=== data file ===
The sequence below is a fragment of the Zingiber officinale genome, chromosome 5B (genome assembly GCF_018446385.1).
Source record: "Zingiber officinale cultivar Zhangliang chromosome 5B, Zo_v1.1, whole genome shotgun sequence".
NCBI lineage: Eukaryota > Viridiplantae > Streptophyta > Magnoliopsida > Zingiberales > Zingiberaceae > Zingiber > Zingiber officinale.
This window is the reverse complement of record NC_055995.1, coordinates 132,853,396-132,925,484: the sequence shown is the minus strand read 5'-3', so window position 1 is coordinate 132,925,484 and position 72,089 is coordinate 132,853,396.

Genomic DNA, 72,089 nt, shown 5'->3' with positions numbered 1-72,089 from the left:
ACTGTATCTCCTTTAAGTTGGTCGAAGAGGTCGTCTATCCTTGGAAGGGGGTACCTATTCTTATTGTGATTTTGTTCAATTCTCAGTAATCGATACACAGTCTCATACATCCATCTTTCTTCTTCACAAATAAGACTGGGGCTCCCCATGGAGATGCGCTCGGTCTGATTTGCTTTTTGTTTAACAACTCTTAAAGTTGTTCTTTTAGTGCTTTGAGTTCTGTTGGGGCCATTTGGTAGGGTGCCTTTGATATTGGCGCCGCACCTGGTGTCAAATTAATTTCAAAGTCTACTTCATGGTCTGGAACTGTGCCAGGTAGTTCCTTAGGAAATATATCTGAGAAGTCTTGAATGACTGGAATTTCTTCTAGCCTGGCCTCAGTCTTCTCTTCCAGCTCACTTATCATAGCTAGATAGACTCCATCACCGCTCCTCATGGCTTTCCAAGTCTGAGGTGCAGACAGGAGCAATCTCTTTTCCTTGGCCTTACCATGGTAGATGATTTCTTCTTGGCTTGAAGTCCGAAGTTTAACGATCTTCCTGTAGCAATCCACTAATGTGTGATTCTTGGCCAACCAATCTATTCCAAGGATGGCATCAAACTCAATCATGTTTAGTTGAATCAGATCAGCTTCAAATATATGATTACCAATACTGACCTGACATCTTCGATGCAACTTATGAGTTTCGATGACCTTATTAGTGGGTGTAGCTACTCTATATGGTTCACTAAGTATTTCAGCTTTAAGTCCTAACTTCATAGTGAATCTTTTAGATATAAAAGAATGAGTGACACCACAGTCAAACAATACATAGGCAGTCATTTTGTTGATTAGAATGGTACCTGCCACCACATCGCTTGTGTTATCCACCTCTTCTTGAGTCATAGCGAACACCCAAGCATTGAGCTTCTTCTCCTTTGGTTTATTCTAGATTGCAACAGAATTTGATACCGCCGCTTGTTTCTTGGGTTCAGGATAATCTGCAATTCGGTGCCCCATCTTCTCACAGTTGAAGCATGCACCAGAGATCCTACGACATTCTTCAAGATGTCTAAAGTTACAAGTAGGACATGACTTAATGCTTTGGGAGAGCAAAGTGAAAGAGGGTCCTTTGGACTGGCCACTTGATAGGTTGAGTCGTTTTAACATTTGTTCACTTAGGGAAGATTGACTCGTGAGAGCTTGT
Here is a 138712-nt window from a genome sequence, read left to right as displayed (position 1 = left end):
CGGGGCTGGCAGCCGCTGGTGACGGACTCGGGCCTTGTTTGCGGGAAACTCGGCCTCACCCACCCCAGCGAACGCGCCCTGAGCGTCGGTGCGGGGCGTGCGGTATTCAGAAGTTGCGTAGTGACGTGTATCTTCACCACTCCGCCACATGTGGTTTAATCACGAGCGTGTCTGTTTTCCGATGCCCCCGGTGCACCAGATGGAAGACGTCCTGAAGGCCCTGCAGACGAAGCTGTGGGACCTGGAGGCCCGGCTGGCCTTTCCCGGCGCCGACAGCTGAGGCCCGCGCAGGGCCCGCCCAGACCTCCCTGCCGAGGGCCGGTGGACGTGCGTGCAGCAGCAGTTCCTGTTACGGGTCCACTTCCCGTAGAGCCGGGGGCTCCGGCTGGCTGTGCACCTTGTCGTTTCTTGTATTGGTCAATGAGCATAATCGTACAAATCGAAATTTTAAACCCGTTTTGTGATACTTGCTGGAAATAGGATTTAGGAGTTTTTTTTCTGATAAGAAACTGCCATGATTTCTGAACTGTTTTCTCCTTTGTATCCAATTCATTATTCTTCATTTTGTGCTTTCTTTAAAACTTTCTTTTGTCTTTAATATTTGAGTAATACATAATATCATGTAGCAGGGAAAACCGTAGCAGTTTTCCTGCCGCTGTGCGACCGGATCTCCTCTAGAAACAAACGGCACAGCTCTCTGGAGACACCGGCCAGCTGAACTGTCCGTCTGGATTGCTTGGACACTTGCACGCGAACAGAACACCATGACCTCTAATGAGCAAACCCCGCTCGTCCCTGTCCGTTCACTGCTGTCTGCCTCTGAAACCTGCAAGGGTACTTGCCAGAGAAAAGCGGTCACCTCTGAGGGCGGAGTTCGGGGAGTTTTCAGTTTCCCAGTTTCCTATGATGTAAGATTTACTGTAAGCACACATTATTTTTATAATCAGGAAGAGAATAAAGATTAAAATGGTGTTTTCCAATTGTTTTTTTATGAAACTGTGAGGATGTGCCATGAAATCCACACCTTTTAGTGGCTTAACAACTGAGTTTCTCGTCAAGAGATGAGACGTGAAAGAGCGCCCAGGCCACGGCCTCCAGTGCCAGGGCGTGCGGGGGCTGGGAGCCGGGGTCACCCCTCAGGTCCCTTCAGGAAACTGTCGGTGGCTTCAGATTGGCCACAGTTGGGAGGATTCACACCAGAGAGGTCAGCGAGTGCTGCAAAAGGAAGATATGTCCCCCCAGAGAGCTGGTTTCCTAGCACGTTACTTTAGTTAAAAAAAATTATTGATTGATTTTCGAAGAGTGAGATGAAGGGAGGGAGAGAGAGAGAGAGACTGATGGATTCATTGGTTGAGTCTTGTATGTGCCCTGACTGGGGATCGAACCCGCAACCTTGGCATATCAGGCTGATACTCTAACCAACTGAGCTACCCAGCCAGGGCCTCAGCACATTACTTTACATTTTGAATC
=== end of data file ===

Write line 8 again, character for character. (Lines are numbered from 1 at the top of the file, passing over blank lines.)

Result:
CGGGGCTGGCAGCCGCTGGTGACGGACTCGGGCCTTGTTTGCGGGAAACTCGGCCTCACCCACCCCAGCGAACGCGCCCTGAGCGTCGGTGCGGGGCGTGCGGTATTCAGAAGTTGCGTAGTGACGTGTATCTTCACCACTCCGCCACATGTGGTTTAATCACGAGCGTGTCTGTTTTCCGATGCCCCCGGTGCACCAGATGGAAGACGTCCTGAAGGCCCTGCAGACGAAGCTGTGGGACCTGGAGGCCCGGCTGGCCTTTCCCGGCGCCGACAGCTGAGGCCCGCGCAGGGCCCGCCCAGACCTCCCTGCCGAGGGCCGGTGGACGTGCGTGCAGCAGCAGTTCCTGTTACGGGTCCACTTCCCGTAGAGCCGGGGGCTCCGGCTGGCTGTGCACCTTGTCGTTTCTTGTATTGGTCAATGAGCATAATCGTACAAATCGAAATTTTAAACCCGTTTTGTGATACTTGCTGGAAATAGGATTTAGGAGTTTTTTTTCTGATAAGAAACTGCCATGATTTCTGAACTGTTTTCTCCTTTGTATCCAATTCATTATTCTTCATTTTGTGCTTTCTTTAAAACTTTCTTTTGTCTTTAATATTTGAGTAATACATAATATCATGTAGCAGGGAAAACCGTAGCAGTTTTCCTGCCGCTGTGCGACCGGATCTCCTCTAGAAACAAACGGCACAGCTCTCTGGAGACACCGGCCAGCTGAACTGTCCGTCTGGATTGCTTGGACACTTGCACGCGAACAGAACACCATGACCTCTAATGAGCAAACCCCGCTCGTCCCTGTCCGTTCACTGCTGTCTGCCTCTGAAACCTGCAAGGGTACTTGCCAGAGAAAAGCGGTCACCTCTGAGGGCGGAGTTCGGGGAGTTTTCAGTTTCCCAGTTTCCTATGATGTAAGATTTACTGTAAGCACACATTATTTTTATAATCAGGAAGAGAATAAAGATTAAAATGGTGTTTTCCAATTGTTTTTTTATGAAACTGTGAGGATGTGCCATGAAATCCACACCTTTTAGTGGCTTAACAACTGAGTTTCTCGTCAAGAGATGAGACGTGAAAGAGCGCCCAGGCCACGGCCTCCAGTGCCAGGGCGTGCGGGGGCTGGGAGCCGGGGTCACCCCTCAGGTCCCTTCAGGAAACTGTCGGTGGCTTCAGATTGGCCACAGTTGGGAGGATTCACACCAGAGAGGTCAGCGAGTGCTGCAAAAGGAAGATATGTCCCCCCAGAGAGCTGGTTTCCTAGCACGTTACTTTAGTTAAAAAAAATTATTGATTGATTTTCGAAGAGTGAGATGAAGGGAGGGAGAGAGAGAGAGAGACTGATGGATTCATTGGTTGAGTCTTGTATGTGCCCTGACTGGGGATCGAACCCGCAACCTTGGCATATCAGGCTGATACTCTAACCAACTGAGCTACCCAGCCAGGGCCTCAGCACATTACTTTACATTTTGAATC